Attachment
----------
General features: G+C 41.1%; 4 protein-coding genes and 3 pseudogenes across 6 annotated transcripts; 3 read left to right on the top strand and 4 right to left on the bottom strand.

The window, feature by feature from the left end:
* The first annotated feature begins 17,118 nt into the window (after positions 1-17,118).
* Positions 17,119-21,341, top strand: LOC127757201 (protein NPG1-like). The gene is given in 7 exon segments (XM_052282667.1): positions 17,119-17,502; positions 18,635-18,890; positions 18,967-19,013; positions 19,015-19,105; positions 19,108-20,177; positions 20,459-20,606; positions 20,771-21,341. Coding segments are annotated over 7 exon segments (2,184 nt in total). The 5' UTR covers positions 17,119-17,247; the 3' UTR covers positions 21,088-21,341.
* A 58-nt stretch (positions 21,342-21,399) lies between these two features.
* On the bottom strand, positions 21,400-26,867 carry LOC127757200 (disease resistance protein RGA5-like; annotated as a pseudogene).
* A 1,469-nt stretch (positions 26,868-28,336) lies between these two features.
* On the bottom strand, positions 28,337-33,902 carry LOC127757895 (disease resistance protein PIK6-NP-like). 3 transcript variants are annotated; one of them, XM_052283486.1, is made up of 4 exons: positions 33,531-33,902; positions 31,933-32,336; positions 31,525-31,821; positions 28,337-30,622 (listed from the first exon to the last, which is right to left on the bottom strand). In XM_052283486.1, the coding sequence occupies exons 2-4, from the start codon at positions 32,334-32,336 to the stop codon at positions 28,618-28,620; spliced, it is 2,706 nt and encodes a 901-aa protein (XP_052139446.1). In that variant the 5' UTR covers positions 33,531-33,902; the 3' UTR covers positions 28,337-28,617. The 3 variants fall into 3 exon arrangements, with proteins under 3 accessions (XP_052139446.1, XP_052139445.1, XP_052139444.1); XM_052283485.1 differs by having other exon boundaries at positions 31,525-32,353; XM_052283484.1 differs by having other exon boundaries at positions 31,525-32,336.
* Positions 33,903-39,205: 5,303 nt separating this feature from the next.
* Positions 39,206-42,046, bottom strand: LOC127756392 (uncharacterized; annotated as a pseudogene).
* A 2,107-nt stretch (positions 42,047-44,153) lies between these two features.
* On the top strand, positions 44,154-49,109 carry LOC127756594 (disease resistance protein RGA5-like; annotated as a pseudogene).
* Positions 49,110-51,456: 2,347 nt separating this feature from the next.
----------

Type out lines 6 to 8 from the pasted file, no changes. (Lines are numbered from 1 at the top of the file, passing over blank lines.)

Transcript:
* On the bottom strand, positions 21,400-26,867 carry LOC127757200 (disease resistance protein RGA5-like; annotated as a pseudogene).
* A 1,469-nt stretch (positions 26,868-28,336) lies between these two features.
* On the bottom strand, positions 28,337-33,902 carry LOC127757895 (disease resistance protein PIK6-NP-like). 3 transcript variants are annotated; one of them, XM_052283486.1, is made up of 4 exons: positions 33,531-33,902; positions 31,933-32,336; positions 31,525-31,821; positions 28,337-30,622 (listed from the first exon to the last, which is right to left on the bottom strand). In XM_052283486.1, the coding sequence occupies exons 2-4, from the start codon at positions 32,334-32,336 to the stop codon at positions 28,618-28,620; spliced, it is 2,706 nt and encodes a 901-aa protein (XP_052139446.1). In that variant the 5' UTR covers positions 33,531-33,902; the 3' UTR covers positions 28,337-28,617. The 3 variants fall into 3 exon arrangements, with proteins under 3 accessions (XP_052139446.1, XP_052139445.1, XP_052139444.1); XM_052283485.1 differs by having other exon boundaries at positions 31,525-32,353; XM_052283484.1 differs by having other exon boundaries at positions 31,525-32,336.